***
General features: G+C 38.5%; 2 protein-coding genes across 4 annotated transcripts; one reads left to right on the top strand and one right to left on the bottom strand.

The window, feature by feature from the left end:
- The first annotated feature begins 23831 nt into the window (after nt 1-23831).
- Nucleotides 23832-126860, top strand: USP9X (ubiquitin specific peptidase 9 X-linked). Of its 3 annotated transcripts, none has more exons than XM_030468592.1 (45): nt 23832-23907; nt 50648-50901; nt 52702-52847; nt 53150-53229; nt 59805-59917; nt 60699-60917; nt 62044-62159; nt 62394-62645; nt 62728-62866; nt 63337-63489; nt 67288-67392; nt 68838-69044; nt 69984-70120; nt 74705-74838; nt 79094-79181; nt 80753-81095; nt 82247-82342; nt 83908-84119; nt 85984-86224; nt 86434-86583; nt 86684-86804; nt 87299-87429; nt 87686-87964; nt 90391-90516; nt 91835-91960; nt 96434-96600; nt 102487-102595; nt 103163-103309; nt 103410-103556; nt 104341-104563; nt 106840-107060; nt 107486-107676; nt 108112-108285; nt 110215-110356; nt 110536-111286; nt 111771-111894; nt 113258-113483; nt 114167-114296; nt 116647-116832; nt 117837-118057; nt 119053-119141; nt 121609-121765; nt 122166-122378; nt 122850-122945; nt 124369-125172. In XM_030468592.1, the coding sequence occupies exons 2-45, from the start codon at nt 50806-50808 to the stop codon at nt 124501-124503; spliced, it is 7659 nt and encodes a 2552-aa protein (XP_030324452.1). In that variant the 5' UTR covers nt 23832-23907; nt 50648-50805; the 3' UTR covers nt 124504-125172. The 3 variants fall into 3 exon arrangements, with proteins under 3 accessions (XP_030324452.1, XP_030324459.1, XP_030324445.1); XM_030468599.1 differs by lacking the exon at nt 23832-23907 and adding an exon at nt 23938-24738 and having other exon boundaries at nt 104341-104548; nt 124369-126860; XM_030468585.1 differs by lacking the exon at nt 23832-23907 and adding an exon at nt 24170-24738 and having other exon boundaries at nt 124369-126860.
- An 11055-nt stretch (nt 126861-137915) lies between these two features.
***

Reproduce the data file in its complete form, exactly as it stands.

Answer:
General features: G+C 38.5%; 2 protein-coding genes across 4 annotated transcripts; one reads left to right on the top strand and one right to left on the bottom strand.

The window, feature by feature from the left end:
- The first annotated feature begins 23831 nt into the window (after nt 1-23831).
- Nucleotides 23832-126860, top strand: USP9X (ubiquitin specific peptidase 9 X-linked). Of its 3 annotated transcripts, none has more exons than XM_030468592.1 (45): nt 23832-23907; nt 50648-50901; nt 52702-52847; nt 53150-53229; nt 59805-59917; nt 60699-60917; nt 62044-62159; nt 62394-62645; nt 62728-62866; nt 63337-63489; nt 67288-67392; nt 68838-69044; nt 69984-70120; nt 74705-74838; nt 79094-79181; nt 80753-81095; nt 82247-82342; nt 83908-84119; nt 85984-86224; nt 86434-86583; nt 86684-86804; nt 87299-87429; nt 87686-87964; nt 90391-90516; nt 91835-91960; nt 96434-96600; nt 102487-102595; nt 103163-103309; nt 103410-103556; nt 104341-104563; nt 106840-107060; nt 107486-107676; nt 108112-108285; nt 110215-110356; nt 110536-111286; nt 111771-111894; nt 113258-113483; nt 114167-114296; nt 116647-116832; nt 117837-118057; nt 119053-119141; nt 121609-121765; nt 122166-122378; nt 122850-122945; nt 124369-125172. In XM_030468592.1, the coding sequence occupies exons 2-45, from the start codon at nt 50806-50808 to the stop codon at nt 124501-124503; spliced, it is 7659 nt and encodes a 2552-aa protein (XP_030324452.1). In that variant the 5' UTR covers nt 23832-23907; nt 50648-50805; the 3' UTR covers nt 124504-125172. The 3 variants fall into 3 exon arrangements, with proteins under 3 accessions (XP_030324452.1, XP_030324459.1, XP_030324445.1); XM_030468599.1 differs by lacking the exon at nt 23832-23907 and adding an exon at nt 23938-24738 and having other exon boundaries at nt 104341-104548; nt 124369-126860; XM_030468585.1 differs by lacking the exon at nt 23832-23907 and adding an exon at nt 24170-24738 and having other exon boundaries at nt 124369-126860.
- An 11055-nt stretch (nt 126861-137915) lies between these two features.